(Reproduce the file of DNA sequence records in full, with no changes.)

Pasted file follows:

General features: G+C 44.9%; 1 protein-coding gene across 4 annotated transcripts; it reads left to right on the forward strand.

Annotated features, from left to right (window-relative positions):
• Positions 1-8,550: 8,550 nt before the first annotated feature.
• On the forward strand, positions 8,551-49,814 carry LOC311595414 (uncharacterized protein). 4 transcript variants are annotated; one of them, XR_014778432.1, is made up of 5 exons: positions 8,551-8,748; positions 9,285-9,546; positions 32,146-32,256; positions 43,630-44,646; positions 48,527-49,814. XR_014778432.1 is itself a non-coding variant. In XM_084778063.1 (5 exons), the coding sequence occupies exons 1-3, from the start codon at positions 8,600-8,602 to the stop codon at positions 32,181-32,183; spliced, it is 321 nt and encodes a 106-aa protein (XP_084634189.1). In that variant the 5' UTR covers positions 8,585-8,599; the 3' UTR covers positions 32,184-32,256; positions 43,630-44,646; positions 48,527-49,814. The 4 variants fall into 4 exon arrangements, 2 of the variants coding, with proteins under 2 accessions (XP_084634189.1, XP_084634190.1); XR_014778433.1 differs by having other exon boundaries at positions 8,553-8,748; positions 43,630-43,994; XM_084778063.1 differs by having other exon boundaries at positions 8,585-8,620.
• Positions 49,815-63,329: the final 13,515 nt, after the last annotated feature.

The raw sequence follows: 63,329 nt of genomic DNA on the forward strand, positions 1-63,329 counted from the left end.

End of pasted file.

General features: G+C 44.9%; 1 protein-coding gene across 4 annotated transcripts; it reads left to right on the forward strand.

Annotated features, from left to right (window-relative positions):
• Positions 1-8,550: 8,550 nt before the first annotated feature.
• On the forward strand, positions 8,551-49,814 carry LOC311595414 (uncharacterized protein). 4 transcript variants are annotated; one of them, XR_014778432.1, is made up of 5 exons: positions 8,551-8,748; positions 9,285-9,546; positions 32,146-32,256; positions 43,630-44,646; positions 48,527-49,814. XR_014778432.1 is itself a non-coding variant. In XM_084778063.1 (5 exons), the coding sequence occupies exons 1-3, from the start codon at positions 8,600-8,602 to the stop codon at positions 32,181-32,183; spliced, it is 321 nt and encodes a 106-aa protein (XP_084634189.1). In that variant the 5' UTR covers positions 8,585-8,599; the 3' UTR covers positions 32,184-32,256; positions 43,630-44,646; positions 48,527-49,814. The 4 variants fall into 4 exon arrangements, 2 of the variants coding, with proteins under 2 accessions (XP_084634189.1, XP_084634190.1); XR_014778433.1 differs by having other exon boundaries at positions 8,553-8,748; positions 43,630-43,994; XM_084778063.1 differs by having other exon boundaries at positions 8,585-8,620.
• Positions 49,815-63,329: the final 13,515 nt, after the last annotated feature.

The raw sequence follows: 63,329 nt of genomic DNA on the forward strand, positions 1-63,329 counted from the left end.